John the Baptist played a pivotal role in the coming of the Kingdom of God. He is connected with the prophets of the Old Testament while at the same time he acts as a model for the new Kingdom of God.

The story of John the Baptist’s birth (Luke 1:5-38, 57-75) can be related to many other stories of births in the Old Testament, particularly in Genesis. Direct the students to some examples of how the Patriarchs were born: Abraham, Sarah, and Isaac (Gn 15:3; 16:1); Isaac, Rebekah, Esau, and Jacob (Gn 25:21); Jacob, Rachel, and Joseph (Gn 29:31, 30:1-2, 22-24). In each case, the pregnancy was made possible by God. Two other births have close similarities to the infancy narrative of John the Baptist including the birth of Samson (Jgs 13:2-3), who like John took ascetic vows (Lk 1:15) and whose parents received a visit from an angel of the Lord. It is probably most likely that the birth of Samuel (1 Sm 1:9-2:11, 18-21) is the prototype of Luke’s infancy narrative: both had barren mothers (1 Sm 1:2; Lk 1:7); both had parents who prayed in the temple (1 Sm 2:9; Lk 1:9); both make ascetic vows (Lk 1:15; 1 Sm 1:11, 22); both are dedicated to the Lord (1 Sm 1:22)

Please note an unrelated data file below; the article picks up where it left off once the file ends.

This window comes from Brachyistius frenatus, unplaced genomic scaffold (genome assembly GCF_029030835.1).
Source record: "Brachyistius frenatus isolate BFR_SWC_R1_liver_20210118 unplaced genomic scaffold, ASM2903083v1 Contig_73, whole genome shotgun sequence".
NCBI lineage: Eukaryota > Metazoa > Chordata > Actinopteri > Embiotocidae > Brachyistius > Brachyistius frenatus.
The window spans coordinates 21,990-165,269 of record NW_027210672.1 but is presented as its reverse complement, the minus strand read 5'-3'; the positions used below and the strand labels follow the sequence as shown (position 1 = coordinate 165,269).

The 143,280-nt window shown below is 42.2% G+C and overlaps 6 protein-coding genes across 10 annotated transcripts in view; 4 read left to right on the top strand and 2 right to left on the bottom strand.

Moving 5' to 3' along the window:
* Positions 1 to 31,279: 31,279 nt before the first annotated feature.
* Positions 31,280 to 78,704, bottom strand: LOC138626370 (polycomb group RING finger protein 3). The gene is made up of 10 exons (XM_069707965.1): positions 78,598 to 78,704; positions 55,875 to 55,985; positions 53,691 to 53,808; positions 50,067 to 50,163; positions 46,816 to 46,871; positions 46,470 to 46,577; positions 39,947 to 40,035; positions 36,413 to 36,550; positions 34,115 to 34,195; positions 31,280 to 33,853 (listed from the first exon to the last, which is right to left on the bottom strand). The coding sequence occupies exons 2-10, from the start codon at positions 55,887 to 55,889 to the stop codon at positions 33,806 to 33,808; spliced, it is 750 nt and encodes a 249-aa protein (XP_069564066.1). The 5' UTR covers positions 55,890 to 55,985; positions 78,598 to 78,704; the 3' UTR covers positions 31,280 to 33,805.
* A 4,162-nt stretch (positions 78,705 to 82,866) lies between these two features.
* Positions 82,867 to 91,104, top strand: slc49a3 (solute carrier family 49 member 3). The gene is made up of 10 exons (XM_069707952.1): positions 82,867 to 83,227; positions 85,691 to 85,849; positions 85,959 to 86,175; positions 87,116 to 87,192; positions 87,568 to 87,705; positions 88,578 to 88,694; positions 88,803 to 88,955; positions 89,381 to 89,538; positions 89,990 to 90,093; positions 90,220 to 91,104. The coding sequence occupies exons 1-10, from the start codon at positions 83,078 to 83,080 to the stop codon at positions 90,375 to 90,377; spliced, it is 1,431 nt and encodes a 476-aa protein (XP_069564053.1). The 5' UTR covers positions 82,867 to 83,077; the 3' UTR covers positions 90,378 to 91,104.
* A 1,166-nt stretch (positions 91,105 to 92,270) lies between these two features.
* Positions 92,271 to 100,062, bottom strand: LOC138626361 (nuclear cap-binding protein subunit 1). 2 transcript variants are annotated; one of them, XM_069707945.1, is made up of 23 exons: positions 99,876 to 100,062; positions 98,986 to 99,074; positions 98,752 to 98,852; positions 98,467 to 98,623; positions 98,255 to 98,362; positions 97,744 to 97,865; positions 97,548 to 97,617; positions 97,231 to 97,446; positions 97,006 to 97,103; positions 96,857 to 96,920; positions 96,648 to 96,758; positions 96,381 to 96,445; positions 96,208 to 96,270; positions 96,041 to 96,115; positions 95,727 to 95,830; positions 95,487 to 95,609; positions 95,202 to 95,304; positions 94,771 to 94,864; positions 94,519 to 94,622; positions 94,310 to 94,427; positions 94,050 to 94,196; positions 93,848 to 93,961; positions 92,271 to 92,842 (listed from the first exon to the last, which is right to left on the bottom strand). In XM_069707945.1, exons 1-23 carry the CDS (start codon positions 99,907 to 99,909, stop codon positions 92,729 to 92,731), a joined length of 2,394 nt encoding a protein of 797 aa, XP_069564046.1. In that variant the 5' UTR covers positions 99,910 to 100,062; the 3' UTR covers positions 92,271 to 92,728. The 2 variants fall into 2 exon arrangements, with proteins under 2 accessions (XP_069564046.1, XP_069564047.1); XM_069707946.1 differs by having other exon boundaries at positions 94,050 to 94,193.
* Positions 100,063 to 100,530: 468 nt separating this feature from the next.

The birth of John the Baptist is also closely related to the birth of Jesus Christ:

  • Announcement from an Angel (1:10; 1:26)
  • Mary has faith (1:45) in contrast to Zechariah who has doubt (1:20)
  • The Canticle of Zechariah (2:68-80) and the Magnificat (1:46-55) as responses to God’s gift.
Divide these various stories among groups of students. Have them read together both the infancy narrative of John and their passages. Have them find and cite each of the similarities. Then have them propose the reasons why Luke would make these connections to the Old Testament. Discuss their results as a class.

Notes on the Feast of the Nativity of St. John the Baptist: According to the Gospel of Luke, John the Baptist was born six months before Jesus. The feast of his birth, therefore, is on June 24th. In some countries, St. John’s Eve—like Christmas Eve—is celebrated the day before the feast of the Nativity of St. John the Baptist. This custom is particularly popular in rural Ireland.